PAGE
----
If the IPCC procedures violate 72 out of 89 relevant scientific forecasting principles, what are some examples of these? Preferably simple examples, with obvious importance, but at least, how about a starting point? The point about 26 alarmist movements, with 23 interventions and 20 cases of net harm, is similarly vague.

    This article seems to make some interesting points. I’ll look forward to seeing these points elaboratated, and to seeing how they are supported.

  18. If it walks like a duck and quacks like a duck….. the use of terms to obfuscate the actual intent is a well known bureaucratic trick. Unfortunately the public keeps falling for it. Call it “story” or “scenario” but treat it like a prediction. Call illegal aliens “undocumented”. Call a war a “peace keeping action”. Shakespeare didn’t go far enough. After you hang all the lawyers make sure you get the bureaucrats.

  19. Then bevans book would be “Mein Campf” and dont be proud of the NHS he proposed it is truly awfull but saves on pension payments!

  20. Big D in TX says:
    February 6, 2013 at 11:53 am

    Final link broken..

    After “read more” there is an unwanted space between “blind-” and “guides”.

  21. My forecast for Chicago, from NOAA, begins:

    THE CONCERNS WITH THE FORECAST CENTER ON THE PRECIPITATION EVENT
    LATE TONIGHT THROUGH THURSDAY EVENING.

    A CHALLENGING FORECAST FOR THURSDAY AS GUIDANCE SHOWS QUITE A
    SPREAD…NAMELY DUE TO THERMAL PROFILES AND SOMEWHAT DUE TO
    TIMING. HAVE FOLLOWED A SLIGHTLY COOLER SOLUTION ALOFT THAN THE
    NAM OR SREF MODELS WHOSE SOLUTIONS OF KEEPING THINGS AS RAIN FOR
    THE ENTIRE EVENT JUST SEEM TOO LONG. THAT SAID…AT THE SURFACE
    HAVE GENERALLY LEANED TOWARD A MILDER SOLUTION BECAUSE OF THE
    ONGOING TRENDS AND A LIMITED SNOWPACK SOUTH OF I-88. THAT PROVIDES
    MUCH LESS SNOWFALL AMOUNTS THAN WHAT IS BEING PROVIDED FROM THE
    GFS WHICH JUST SEEMS TO BULLISH ON SNOWFALL ACCUMULATIONS GIVEN
    THE BOUNDARY LAYER TEMPERATURES. FOR TIMING…PREFER A SOLUTION
    CLOSER TO THE 12Z EC…THAT IS SLOWER…………
    ==============
    Here is the full “area forecast discussion”:

    http://forecast.weather.gov/product.php?site=NWS&issuedby=LOT&product=AFD&format=CI&version=1&glossary=1

    Most of it is way over my head, but when the models diverge from observations, the forecaster has no qualms about throwing out model solutions. Good stuff.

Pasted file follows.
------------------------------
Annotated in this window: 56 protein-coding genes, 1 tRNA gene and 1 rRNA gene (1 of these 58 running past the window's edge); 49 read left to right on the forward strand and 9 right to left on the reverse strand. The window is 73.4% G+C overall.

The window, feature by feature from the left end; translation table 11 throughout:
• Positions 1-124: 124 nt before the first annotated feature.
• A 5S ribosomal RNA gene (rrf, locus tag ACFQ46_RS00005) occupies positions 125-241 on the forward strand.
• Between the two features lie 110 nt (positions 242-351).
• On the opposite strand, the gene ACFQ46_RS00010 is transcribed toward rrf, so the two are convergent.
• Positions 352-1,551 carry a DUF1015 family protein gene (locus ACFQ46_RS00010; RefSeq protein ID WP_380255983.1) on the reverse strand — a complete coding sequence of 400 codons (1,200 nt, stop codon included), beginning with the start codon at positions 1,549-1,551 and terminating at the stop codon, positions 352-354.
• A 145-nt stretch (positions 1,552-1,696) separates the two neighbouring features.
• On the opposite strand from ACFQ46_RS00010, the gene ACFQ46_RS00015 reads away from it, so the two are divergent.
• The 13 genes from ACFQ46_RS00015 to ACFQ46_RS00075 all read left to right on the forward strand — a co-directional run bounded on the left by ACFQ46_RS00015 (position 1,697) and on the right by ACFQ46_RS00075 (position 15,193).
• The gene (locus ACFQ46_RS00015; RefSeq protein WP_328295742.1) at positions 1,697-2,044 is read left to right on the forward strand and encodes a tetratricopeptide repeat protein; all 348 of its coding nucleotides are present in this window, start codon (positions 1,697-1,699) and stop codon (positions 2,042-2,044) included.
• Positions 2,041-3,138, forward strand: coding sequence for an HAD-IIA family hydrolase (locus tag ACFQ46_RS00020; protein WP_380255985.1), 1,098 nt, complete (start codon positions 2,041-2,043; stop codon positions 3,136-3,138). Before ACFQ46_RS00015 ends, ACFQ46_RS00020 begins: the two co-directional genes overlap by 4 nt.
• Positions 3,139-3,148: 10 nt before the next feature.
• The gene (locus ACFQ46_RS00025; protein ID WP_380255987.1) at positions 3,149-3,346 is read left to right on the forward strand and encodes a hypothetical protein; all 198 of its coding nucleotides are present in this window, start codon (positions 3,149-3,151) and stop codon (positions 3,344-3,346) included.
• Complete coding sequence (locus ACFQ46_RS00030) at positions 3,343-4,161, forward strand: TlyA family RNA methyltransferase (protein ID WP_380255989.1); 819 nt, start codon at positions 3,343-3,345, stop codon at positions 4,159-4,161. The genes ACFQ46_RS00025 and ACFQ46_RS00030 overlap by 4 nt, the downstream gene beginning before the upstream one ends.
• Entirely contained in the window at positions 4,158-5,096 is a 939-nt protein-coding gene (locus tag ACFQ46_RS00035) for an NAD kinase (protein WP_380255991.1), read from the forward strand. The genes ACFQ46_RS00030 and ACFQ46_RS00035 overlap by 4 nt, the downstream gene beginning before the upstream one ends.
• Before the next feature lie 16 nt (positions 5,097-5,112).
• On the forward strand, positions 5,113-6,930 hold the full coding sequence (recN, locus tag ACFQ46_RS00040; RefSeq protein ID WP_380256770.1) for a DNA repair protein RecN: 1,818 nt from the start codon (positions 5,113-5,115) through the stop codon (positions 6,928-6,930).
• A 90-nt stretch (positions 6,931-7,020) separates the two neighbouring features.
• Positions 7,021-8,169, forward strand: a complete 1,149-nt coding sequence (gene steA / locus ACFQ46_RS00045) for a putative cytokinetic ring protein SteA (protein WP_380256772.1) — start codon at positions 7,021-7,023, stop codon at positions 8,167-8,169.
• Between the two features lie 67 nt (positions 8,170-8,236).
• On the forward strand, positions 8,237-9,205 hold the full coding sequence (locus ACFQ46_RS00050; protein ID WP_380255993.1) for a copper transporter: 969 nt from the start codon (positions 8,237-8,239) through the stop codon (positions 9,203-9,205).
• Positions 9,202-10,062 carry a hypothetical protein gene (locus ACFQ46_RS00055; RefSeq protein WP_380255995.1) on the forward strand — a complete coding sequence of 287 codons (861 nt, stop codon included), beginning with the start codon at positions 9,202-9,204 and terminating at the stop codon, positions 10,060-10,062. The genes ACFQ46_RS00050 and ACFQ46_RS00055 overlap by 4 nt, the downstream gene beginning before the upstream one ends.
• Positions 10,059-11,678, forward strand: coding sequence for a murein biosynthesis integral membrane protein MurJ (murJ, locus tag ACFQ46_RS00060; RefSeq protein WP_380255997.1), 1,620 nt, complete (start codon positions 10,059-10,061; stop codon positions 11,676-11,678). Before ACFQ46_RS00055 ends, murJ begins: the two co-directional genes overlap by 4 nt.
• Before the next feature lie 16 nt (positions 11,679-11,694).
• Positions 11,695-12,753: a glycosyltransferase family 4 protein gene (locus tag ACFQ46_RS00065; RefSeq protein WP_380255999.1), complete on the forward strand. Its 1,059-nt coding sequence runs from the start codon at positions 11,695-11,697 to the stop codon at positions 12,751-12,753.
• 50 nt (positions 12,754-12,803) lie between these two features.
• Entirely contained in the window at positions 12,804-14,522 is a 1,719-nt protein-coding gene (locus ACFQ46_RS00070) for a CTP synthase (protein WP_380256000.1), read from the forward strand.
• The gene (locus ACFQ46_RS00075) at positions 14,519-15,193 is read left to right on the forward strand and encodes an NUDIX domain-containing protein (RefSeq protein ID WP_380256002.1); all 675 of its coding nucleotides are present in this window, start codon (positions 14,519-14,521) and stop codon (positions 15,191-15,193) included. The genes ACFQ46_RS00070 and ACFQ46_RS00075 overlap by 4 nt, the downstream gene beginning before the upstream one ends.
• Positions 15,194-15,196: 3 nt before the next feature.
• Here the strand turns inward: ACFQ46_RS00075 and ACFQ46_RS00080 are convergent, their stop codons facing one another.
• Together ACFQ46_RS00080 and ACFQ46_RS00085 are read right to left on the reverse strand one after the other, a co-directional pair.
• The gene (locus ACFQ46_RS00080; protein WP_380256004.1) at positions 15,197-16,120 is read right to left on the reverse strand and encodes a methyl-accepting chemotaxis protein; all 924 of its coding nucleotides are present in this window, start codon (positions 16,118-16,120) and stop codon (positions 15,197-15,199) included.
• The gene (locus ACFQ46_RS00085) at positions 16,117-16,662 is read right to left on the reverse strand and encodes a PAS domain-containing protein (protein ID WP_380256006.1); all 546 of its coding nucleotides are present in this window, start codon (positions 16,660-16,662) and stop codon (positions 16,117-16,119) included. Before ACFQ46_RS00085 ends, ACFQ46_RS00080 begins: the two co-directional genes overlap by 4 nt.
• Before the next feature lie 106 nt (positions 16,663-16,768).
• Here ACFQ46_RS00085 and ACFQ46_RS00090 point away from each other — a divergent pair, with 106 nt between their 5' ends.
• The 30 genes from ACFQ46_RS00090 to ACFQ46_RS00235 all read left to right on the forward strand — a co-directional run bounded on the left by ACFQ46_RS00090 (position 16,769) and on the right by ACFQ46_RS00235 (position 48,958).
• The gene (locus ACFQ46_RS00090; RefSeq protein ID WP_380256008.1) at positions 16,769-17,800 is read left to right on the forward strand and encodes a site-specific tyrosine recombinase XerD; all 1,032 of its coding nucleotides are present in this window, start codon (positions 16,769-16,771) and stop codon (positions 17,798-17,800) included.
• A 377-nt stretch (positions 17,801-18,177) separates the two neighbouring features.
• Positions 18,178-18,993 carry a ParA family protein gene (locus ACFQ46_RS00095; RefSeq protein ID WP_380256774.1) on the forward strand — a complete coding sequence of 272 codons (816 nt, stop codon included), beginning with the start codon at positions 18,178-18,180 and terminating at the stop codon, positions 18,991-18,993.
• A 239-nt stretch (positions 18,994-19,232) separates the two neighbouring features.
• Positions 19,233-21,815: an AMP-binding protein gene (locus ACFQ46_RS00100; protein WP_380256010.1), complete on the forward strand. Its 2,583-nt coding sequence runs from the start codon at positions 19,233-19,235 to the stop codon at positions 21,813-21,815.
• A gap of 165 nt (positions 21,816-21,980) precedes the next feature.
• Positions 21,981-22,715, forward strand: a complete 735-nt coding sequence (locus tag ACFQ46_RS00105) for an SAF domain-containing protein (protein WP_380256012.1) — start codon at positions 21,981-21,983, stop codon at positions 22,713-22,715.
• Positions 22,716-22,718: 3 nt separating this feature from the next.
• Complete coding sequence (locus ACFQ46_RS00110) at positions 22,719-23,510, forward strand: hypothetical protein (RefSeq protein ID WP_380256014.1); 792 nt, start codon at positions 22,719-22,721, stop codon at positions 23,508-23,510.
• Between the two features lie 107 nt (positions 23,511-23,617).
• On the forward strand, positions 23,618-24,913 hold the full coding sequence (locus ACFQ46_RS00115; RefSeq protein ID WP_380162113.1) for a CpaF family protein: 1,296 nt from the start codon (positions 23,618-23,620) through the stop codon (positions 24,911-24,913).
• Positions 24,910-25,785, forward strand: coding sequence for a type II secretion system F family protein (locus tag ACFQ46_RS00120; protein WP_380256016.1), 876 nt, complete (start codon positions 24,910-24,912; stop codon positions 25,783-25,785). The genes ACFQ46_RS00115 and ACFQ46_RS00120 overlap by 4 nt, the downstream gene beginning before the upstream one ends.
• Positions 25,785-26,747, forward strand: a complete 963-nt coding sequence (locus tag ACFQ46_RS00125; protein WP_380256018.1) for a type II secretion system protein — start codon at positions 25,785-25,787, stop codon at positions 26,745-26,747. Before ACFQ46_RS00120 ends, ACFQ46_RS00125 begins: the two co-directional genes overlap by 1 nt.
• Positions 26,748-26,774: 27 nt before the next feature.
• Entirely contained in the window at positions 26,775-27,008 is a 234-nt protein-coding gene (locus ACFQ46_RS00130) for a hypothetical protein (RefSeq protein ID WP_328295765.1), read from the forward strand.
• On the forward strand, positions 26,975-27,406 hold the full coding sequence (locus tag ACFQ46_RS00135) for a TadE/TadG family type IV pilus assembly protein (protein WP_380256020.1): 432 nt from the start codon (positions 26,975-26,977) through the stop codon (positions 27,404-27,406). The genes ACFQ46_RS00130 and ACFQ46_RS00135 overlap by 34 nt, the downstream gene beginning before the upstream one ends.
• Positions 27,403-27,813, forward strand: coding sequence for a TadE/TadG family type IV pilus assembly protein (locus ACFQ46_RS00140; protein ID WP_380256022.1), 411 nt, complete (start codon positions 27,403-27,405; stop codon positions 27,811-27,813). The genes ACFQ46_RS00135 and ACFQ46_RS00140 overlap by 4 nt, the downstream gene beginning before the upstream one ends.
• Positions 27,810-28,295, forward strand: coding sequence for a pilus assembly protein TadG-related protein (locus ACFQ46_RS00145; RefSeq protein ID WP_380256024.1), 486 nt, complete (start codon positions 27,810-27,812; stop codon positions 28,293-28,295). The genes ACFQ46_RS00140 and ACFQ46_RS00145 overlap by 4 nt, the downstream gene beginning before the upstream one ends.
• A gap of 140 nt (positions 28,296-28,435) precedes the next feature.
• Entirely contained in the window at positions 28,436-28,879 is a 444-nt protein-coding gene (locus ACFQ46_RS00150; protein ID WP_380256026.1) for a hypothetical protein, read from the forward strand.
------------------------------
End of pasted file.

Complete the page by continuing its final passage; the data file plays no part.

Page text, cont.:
22. Professor Armstrong: Thank you for an informative, educational and excellent post!!

    With the trillions of bucks sent for research; one would think that at least a smidgeon would’ve been spent on researching, designing and TESTING the models that are driving spending trillions.

    I have difficulty understanding how scientists fail to design tests to prove a model works BEFORE using said model. In the climate foo foo science land apparently a program/model that finishes it’s run is considered darn good stuff to use.

    Believers accept shoddy model results along with adhoc prediction modifications to account for model/prediction fails; they then seek to proselytize students by overwhelming the children with forced propaganda. Is a science student with an ‘A’ in climate doodling an honors science student?

  23. Well done, well written. Let me highlight this part:

    In an ongoing study, we have identified 26 alarmist movements that were similar to the current man-made global warming alarm (e.g., population growth and famine in the 1960s, and global cooling in the 1970s). In all cases, human activity was predicted to cause environmental catastrophe and harm to people.

    Despite strong support from leading scientists, none of the alarmist movements relied on scientific forecasting methods.

    The government imposed regulations in 23 of the 25 alarms that involved calls for government intervention. None of the alarming forecasts turned out to be correct. Of the 23 cases involving government interventions, none were effective, and 20 caused net harm.

    If you ever needed proof of your seer-sucker theory, there it is … and the government is always the biggest sucker …

    w.

  24. When I was a forecaster some 30 years ago, we only used numeric guidance (ie models) for “guidance”. You could always tell a newbie by his over-reliance on forecast models (in those days, it was the LFM and Spectral Models). There isn’t a GCM anywhere that has shown any kind of precision in forecasting future temperatures on a global scale. The models have to be constantly re-adjusted to reflect real data.

  25. The inability by Prof. Armstrong and his colleagues to identify a single scientific forecast in the literature of global warming climatology follows from the failure on the part of climatologists to identify the events in the statistical population that underlies these forecasts.